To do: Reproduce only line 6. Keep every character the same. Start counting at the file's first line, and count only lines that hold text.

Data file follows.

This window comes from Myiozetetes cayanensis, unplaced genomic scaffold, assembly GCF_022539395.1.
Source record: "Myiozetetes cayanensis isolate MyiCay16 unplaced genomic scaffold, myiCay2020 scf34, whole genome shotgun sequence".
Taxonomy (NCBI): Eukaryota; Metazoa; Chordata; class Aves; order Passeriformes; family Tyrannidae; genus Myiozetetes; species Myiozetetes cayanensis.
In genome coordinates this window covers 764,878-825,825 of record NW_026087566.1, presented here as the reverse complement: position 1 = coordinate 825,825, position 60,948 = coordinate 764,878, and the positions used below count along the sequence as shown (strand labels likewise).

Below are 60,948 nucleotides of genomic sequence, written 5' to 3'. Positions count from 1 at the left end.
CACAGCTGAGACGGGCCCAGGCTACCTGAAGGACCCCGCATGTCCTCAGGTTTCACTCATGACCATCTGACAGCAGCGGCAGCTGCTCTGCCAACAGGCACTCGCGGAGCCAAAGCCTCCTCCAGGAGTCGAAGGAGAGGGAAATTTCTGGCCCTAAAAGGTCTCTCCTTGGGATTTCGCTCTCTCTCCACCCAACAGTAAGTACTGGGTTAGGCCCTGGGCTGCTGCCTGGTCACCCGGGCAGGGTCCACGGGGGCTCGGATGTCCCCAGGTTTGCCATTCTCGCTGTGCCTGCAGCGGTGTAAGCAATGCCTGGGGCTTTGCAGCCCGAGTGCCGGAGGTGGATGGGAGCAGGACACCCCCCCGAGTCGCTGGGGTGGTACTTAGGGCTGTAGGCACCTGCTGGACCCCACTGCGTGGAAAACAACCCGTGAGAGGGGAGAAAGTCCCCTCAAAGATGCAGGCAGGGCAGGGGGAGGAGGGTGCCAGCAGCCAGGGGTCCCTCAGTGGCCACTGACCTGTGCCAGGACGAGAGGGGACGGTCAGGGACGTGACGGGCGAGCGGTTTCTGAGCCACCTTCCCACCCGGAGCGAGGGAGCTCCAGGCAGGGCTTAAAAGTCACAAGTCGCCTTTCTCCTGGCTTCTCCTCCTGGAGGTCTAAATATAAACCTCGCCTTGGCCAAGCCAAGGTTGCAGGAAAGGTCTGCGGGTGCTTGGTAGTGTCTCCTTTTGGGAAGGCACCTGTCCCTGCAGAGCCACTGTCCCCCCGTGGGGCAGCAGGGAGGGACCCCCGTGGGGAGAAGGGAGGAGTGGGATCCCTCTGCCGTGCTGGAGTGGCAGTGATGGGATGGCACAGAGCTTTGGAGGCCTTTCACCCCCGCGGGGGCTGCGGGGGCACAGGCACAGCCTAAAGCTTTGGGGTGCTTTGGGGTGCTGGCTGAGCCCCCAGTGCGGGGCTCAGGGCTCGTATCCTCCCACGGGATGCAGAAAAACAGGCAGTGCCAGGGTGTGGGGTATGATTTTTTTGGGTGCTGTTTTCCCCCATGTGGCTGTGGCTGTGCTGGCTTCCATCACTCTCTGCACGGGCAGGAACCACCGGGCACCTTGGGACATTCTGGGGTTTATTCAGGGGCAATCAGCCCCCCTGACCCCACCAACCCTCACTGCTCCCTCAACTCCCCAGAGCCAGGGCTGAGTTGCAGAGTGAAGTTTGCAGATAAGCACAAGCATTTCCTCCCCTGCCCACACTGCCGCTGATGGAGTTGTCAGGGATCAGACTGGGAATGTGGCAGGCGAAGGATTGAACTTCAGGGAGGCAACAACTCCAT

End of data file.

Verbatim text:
CACAGCTGAGACGGGCCCAGGCTACCTGAAGGACCCCGCATGTCCTCAGGTTTCACTCATGACCATCTGACAGCAGCGGCAGCTGCTCTGCCAACAGGCACTCGCGGAGCCAAAGCCTCCTCCAGGAGTCGAAGGAGAGGGAAATTTCTGGCCCTAAAAGGTCTCTCCTTGGGATTTCGCTCTCTCTCCACCCAACAGTAAGTACTGGGTTAGGCCCTGGGCTGCTGCCTGGTCACCCGGGCAGGGTCCACGGGGGCTCGGATGTCCCCAGGTTTGCCATTCTCGCTGTGCCTGCAGCGGTGTAAGCAATGCCTGGGGCTTTGCAGCCCGAGTGCCGGAGGTGGATGGGAGCAGGACACCCCCCCGAGTCGCTGGGGTGGTACTTAGGGCTGTAGGCACCTGCTGGACCCCACTGCGTGGAAAACAACCCGTGAGAGGGGAGAAAGTCCCCTCAAAGATGCAGGCAGGGCAGGGGGAGGAGGGTGCCAGCAGCCAGGGGTCCCTCAGTGGCCACTGACCTGTGCCAGGACGAGAGGGGACGGTCAGGGACGTGACGGGCGAGCGGTTTCTGAGCCACCTTCCCACCCGGAGCGAGGGAGCTCCAGGCAGGGCTTAAAAGTCACAAGTCGCCTTTCTCCTGGCTTCTCCTCCTGGAGGTCTAAATATAAACCTCGCCTTGGCCAAGCCAAGGTTGCAGGAAAGGTCTGCGGGTGCTTGGTAGTGTCTCCTTTTGGGAAGGCACCTGTCCCTGCAGAGCCACTGTCCCCCCGTGGGGCAGCAGGGAGGGACCCCCGTGGGGAGAAGGGAGGAGTGGGATCCCTCTGCCGTGCTGGAGTGGCAGTGATGGGATGGCACAGAGCTTTGGAGGCCTTTCACCCCCGCGGGGGCTGCGGGGGCACAGGCACAGCCTAAAGCTTTGGGGTGCTTTGGGGTGCTGGCTGAGCCCCCAGTGCGGGGCTCAGGGCTCGTATCCTCCCACGGGATGCAGAAAAACAGGCAGTGCCAGGGTGTGGGGTATGATTTTTTTGGGTGCTGTTTTCCCCCATGTGGCTGTGGCTGTGCTGGCTTCCATCACTCTCTGCACGGGCAGGAACCACCGGGCACCTTGGGACATTCTGGGGTTTATTCAGGGGCAATCAGCCCCCCTGACCCCACCAACCCTCACTGCTCCCTCAACTCCCCAGAGCCAGGGCTGAGTTGCAGAGTGAAGTTTGCAGATAAGCACAAGCATTTCCTCCCCTGCCCACACTGCCGCTGATGGAGTTGTCAGGGATCAGACTGGGAATGTGGCAGGCGAAGGATTGAACTTCAGGGAGGCAACAACTCCAT